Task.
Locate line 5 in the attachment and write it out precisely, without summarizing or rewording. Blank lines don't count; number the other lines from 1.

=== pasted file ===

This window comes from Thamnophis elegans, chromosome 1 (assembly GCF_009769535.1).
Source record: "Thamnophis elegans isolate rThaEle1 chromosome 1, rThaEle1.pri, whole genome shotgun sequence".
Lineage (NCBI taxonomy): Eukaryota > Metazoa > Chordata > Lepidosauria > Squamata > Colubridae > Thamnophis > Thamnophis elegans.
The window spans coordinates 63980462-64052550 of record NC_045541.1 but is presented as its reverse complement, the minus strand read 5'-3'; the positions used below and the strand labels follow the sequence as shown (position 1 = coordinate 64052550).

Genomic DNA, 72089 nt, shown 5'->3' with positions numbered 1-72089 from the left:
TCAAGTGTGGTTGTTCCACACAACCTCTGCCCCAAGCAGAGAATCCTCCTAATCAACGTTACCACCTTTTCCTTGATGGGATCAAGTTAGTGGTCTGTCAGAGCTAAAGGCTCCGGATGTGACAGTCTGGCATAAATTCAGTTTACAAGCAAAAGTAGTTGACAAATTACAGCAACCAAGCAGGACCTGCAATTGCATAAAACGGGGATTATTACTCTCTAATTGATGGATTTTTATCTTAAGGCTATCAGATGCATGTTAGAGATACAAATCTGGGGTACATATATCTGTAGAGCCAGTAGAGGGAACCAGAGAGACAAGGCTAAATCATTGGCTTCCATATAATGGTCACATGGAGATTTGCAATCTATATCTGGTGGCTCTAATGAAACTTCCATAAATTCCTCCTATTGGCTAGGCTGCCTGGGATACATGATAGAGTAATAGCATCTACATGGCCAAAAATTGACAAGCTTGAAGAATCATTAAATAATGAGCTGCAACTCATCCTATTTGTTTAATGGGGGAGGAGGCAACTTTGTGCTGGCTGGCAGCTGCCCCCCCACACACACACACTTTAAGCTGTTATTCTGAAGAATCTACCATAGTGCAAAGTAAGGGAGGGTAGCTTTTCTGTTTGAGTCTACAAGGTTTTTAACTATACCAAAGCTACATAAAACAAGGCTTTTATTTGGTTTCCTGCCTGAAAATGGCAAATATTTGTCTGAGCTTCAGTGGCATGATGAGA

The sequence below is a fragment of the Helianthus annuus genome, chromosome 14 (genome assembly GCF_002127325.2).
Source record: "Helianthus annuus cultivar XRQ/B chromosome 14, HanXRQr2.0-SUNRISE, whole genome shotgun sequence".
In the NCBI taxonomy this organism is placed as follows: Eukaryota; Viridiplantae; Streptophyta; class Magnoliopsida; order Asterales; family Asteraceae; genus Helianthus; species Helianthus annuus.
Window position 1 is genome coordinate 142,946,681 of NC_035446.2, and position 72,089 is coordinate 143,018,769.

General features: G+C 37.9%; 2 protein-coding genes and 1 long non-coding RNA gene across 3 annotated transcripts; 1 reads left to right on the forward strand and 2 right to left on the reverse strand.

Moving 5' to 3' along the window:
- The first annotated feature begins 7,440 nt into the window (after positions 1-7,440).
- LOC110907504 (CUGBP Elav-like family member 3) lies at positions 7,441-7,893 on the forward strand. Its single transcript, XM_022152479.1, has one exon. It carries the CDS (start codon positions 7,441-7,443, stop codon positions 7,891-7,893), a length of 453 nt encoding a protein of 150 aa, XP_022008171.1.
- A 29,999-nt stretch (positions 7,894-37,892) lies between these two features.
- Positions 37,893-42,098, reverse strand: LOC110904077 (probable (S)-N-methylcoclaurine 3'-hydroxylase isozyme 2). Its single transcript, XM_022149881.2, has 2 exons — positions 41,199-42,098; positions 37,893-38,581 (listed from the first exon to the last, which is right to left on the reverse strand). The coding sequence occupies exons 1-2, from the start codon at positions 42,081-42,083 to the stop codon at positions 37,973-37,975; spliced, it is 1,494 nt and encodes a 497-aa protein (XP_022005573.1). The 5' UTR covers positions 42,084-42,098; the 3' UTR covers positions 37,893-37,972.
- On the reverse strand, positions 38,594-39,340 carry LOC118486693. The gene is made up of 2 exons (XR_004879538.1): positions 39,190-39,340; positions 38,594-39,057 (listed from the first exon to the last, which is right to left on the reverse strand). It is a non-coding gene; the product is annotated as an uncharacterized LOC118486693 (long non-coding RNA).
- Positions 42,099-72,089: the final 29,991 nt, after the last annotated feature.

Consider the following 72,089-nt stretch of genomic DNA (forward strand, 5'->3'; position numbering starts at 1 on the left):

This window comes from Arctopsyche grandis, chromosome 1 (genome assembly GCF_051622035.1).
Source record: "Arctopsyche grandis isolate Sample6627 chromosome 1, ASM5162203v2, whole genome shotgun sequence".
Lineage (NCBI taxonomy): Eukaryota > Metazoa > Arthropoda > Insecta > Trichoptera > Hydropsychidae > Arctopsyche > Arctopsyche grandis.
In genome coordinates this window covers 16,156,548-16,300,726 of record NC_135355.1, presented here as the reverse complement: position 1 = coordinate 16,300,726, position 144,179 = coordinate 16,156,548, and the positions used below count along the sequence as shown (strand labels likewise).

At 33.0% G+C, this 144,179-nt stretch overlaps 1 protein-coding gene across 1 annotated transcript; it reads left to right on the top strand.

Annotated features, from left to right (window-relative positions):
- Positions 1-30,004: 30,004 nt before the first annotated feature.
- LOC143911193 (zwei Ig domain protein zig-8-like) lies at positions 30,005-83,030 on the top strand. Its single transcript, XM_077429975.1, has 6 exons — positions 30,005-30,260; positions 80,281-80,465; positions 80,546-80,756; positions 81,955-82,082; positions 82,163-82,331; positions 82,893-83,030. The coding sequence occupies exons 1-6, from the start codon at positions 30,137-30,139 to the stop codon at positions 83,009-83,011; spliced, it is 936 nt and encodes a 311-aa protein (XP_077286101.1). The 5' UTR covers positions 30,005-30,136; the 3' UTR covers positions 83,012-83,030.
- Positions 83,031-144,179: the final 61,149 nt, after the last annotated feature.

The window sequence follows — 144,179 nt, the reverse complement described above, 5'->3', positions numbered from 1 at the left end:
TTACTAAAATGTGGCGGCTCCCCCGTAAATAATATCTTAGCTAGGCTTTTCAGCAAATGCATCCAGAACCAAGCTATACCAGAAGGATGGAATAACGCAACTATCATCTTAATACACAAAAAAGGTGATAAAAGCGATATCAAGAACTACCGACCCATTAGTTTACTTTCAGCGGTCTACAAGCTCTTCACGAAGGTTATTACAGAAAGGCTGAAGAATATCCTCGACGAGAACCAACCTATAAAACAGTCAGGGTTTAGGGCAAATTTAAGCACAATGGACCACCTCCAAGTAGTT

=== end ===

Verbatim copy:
Genomic DNA, 72089 nt, shown 5'->3' with positions numbered 1-72089 from the left: